One important point to remember is that schemes can't impose these types of shortfalls on any procedure classified as a PMB but consumers are generally protected from any abuse in these cases since the CMS would not approve any benefit plan that did not adhere to the PMB's.
Shortfall Type 3 - This type of shortfall only relates to day-to-day benefits and how this shortfall occurs depends upon the design of your medical scheme.
If you are still on a traditional medical scheme (i.e. does not use a savings account) then benefit types are usually limited per benefit category eg R2,000 for optical benefits or R3,000 for dentistry.
So once these limits are exhausted you have to pay all future accounts out-of-pocket! However, more complexity - even if your total claims are within the limit you still face a possible Tariff shortfall if the doctor charges more than medical aid rates.
The same goes for the savings type plans - once you have exhausted your savings account you're pretty much on your own for the rest of the year. The one advantage of savings plans is that most schemes allow you to refund claims at either medical aid rates or at cost.
This is not a problem since effectively this is your own money but remember that you will exhaust your savings quicker if you choose refunds at cost.
If you are fortunate enough to afford a savings type plan with an Above Threshold Benefit ("ATB") then the scheme will start paying for claims once your total claims for the year have reached that ATB level BUT you have to pay the difference between your savings and the ATB up until that point.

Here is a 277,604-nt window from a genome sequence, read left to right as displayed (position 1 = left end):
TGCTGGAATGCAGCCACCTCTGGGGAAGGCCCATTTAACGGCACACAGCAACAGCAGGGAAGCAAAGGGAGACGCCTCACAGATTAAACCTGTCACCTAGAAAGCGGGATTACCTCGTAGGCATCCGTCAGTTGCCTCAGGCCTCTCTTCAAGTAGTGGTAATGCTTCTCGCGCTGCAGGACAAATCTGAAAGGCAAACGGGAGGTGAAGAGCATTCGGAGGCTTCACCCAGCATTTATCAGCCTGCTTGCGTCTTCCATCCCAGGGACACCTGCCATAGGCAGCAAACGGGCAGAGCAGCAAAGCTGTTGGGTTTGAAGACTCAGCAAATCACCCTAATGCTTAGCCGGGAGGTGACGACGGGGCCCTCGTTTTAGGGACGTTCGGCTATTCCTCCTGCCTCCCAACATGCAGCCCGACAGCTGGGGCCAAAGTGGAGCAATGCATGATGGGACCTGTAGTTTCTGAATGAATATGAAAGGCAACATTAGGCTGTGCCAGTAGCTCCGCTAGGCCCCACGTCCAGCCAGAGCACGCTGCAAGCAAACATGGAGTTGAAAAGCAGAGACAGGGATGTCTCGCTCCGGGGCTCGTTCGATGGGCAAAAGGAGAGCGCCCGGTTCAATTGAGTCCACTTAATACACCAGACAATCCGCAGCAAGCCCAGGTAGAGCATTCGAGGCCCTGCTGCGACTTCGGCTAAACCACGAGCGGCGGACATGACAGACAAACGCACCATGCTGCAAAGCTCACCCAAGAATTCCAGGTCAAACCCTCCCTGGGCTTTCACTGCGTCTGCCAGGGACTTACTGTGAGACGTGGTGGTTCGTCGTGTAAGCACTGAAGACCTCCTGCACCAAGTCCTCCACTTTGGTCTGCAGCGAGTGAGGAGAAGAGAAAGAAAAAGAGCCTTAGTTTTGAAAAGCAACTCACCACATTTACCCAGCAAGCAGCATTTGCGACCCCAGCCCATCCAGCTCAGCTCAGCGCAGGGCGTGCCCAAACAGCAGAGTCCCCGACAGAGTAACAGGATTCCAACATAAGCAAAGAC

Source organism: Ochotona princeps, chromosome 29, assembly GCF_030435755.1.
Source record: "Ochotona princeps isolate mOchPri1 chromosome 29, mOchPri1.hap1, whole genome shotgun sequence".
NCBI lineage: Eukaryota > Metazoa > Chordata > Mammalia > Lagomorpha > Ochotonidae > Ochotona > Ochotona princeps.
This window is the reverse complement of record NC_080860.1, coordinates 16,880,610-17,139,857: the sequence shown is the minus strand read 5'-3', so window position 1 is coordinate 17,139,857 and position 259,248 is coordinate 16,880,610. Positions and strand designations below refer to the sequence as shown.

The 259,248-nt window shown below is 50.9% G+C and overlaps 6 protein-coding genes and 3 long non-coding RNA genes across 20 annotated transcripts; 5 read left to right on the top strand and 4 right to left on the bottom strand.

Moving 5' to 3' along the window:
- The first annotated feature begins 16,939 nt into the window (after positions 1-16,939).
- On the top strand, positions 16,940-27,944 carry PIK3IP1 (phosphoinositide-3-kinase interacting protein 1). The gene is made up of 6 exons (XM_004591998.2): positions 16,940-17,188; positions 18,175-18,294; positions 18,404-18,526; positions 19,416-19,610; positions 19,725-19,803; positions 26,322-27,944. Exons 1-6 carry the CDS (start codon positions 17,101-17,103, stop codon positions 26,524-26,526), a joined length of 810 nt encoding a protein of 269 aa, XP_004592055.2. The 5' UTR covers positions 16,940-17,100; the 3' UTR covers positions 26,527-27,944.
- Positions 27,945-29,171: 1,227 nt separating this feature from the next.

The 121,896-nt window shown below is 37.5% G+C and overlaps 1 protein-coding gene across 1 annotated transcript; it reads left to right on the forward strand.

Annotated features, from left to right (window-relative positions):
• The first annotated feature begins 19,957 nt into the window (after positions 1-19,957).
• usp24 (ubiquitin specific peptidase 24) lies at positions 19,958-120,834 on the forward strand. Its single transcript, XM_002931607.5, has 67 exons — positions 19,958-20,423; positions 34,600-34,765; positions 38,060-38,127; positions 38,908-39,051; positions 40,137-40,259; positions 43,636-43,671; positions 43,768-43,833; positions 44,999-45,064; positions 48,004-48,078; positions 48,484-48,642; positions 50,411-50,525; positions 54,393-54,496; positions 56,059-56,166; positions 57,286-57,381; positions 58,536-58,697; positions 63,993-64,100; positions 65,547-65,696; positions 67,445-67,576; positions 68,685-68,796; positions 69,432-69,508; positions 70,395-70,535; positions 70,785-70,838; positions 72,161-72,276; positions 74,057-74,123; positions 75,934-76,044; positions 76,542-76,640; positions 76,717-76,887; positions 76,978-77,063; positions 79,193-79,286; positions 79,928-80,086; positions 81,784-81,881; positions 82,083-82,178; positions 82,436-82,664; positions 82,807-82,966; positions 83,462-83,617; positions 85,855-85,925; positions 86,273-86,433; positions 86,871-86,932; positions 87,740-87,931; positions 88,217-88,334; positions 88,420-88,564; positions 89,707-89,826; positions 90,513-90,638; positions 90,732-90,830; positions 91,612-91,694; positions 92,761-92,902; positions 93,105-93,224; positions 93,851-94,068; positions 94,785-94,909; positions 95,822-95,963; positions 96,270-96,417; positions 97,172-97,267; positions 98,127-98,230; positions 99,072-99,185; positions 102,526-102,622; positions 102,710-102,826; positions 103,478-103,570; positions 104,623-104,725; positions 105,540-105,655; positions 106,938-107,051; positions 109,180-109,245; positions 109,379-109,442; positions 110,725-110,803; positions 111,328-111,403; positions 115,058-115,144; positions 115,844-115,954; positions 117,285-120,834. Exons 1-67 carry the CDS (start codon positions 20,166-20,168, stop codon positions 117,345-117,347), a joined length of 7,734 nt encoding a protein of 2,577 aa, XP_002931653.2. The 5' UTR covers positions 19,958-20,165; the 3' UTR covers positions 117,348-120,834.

In many cases this can be as much as ten, eleven or twelve thousand rand for a family of 4.
So the question here is how to choose cover and what do I need to make sure my shortfall risks are minimised - here are some general tips:
- Buy additional Gap Cover insurance that covers you for shortfall types 1 & 2 above. Typically you can buy these products from your healthcare broker for anywhere between R60 and R120 per month per family depending on what cover you need. Most of these insurance plans only cover Shortfall Type 1 but the better ones pick up both shortfall types.
- If the above insurance doesn't cover you for Shortfall Type 2 then carefully consider your medical scheme benefit plan. Not all benefit plans have co-payments or deductibles (relating to Shortfall Type 2) but generally those are more expensive so it becomes a balance between cost and benefit.
- If your plan has a contracted network of medical specialists (called Designated Service Providers ("DSPs")) and you choose to make use of one of these specialists then you will not experience Shortfall Type 1 above. Important to remember that the surgeon may be part of the network but not the anaesthetist or vice versa so be specific if using a DSP for a surgical procedure. It is also important to note that such a specialist may not always be available in your area, or may have a long waiting list or that medical speciality you require may not be available on the list of DSP's.
- Also look for plans that use network hospitals - unless you feel very particular about it they do offer cheaper cover for similar benefits - you just have to use certain hospitals in the network. Schemes will publish these lists so you will know upfront what hospitals are available in your area.
- The law limits the maximum savings contribution to 25% of the medical scheme contribution. So if you choose a cheaper plan, your savings account will also automatically come down. If you're well-disciplined pay an extra amount into a fixed savings to be used for a rainy day or find out if your medical scheme's administrator offers such products.
- The last and probably most important recommendation is make it your business to know how your scheme works. Contact the scheme's call centre for help on benefits and if you have a healthcare broker you can also contact them for advice.